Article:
Breaking the Silence of Suppressed Voices

, Image courtesy Australian Centre for Contemporary Art, Melbourne; Photograph: Andrew Curtis

Can we unerase the erased? How does a global crisis like the COVID-19 pandemic influence the risk of forced silence? What role does Artificial Intelligence play when it comes to erasure and censorship? The work of Winnie Soon confronts us with questions of agency and control in the context of a regime using the digital infrastructure to exert censorship. The artist focusses specifically on Weibo, one of China’s largest social media platforms (similar to Twitter). With the help of the Weiboscope system, the timelines of microbloggers are analyzed and tweets censored by the regime are identified. This is how the Unerasable Characters Series comes into being, and Winnie Soon reveals more about its origins and background.

Unerasable Characters series, Winnie Soon (HK, UK); photo: Andrew Curtis

How did you approach the task of technically scrutinizing and poetically portraying censored tweets from Weibo, and what were some of the challenges you faced in capturing the essence of suppressed voices?

Winnie Soon: I sought to explore the temporality of suppressed voices rather than distilling an essence from the most censored texts or from data trends analysis. The dataset I work with contains both the timestamps of the creation and erasure, and I use them as the foundation of all the individual pieces in this art project. While considering various forms of expression such as sound or visual mediums, I found the pictorial form of Chinese characters to be particularly intriguing and unique. Can we see these data as graphics? I contemplated whether the data could be transformed into graphics, how to display them differently. Apart from the temporal aspect, I am also interested in spatiality of a sentence. For example, the tweet is deconstructed into character-by-character display occupying a flashing unit in Unerasable Characters II. I think it made sense to display Chinese in this way because each individual character has meaning, and is a word in itself. Another example would be the blurry text of Unerasable Characters III which shows the length of the text instead of the actual content/characters. So I am interested in how to express the “characteristics” of the (censored) characters, and ultimately I decided to focus on the scale and silence of suppressed voices. Through constant scrolling (Unerasable Characters III), incomprehensible projection (Unerasable Characters II), and a looming stack of papers (Unerasable Characters I), I wanted to convey the magnitude of censorship and create a durational space for contemplation. Importantly, I wanted the artwork to possess a poetic quality that could resonate with both Chinese speakers and those unfamiliar with the language who share similar concerns and struggles. As such, whether the work is readable or not, that’s less central to me. Perhaps this impossibility of reading is also re-enacting the politics of censorship and creating a sort of irony.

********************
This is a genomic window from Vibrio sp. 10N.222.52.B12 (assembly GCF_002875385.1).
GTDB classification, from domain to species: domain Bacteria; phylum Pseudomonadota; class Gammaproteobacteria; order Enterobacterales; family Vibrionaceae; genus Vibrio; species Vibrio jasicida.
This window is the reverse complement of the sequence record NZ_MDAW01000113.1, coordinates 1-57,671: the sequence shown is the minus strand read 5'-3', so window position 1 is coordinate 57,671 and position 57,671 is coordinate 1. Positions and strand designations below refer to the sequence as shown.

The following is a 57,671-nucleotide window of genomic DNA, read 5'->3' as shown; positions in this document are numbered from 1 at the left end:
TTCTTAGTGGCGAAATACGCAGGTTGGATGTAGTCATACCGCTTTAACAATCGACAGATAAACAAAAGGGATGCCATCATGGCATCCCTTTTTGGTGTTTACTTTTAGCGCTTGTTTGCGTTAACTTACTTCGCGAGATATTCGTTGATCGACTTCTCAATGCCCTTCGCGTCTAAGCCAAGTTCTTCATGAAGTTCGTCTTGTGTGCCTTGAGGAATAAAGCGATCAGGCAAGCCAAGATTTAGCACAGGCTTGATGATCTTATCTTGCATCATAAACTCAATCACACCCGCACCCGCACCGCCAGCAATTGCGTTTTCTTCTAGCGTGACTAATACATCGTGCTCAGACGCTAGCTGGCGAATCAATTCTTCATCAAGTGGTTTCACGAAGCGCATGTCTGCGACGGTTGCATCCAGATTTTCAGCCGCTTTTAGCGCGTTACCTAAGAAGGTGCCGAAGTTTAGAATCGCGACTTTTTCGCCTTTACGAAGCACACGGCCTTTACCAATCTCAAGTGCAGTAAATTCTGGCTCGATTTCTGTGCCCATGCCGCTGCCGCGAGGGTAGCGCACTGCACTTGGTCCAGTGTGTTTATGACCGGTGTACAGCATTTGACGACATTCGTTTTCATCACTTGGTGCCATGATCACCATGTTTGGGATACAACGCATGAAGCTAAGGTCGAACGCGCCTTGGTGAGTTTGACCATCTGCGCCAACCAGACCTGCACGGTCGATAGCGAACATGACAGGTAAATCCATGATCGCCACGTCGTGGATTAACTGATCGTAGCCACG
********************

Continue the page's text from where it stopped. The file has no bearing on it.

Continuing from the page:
Unerasable Characters series, Winnie Soon (HK, UK); photo: Andrew Curtis

What role does the Weiboscope system play in the collection and visualization of the censored tweets?

Winnie Soon: The Unerasable Characters Series collects unheard voices in the form of censored/erased (permission denied) textual data. This is based on one of the biggest social media platforms in China – Weibo, and the system called Weiboscope, a data collection and visualization project developed by Dr. Fu King-wa from the University of Hong Kong. The system has been regularly sampling timelines of a set of selected Chinese microbloggers who have more than 1,000 followers or whose posts are frequently censored. As such, Weiboscope is a core backbone that has played a vital role behind the work that provides daily data and the dataset for Unerasable Characters III. I have developed a script to scape and parse the data daily, allowing me to visualise it in a poetic manner computationally. For further information on Weiboscope and related concepts like what it means by censored data in computation and the Weibo API with the returned status of permission denied, I recommend reading the article “Censorship on Microblogs” by King-wa Fu, Chung-hong Chan, and Michael Chau as well as the assessment report on Weiboscope.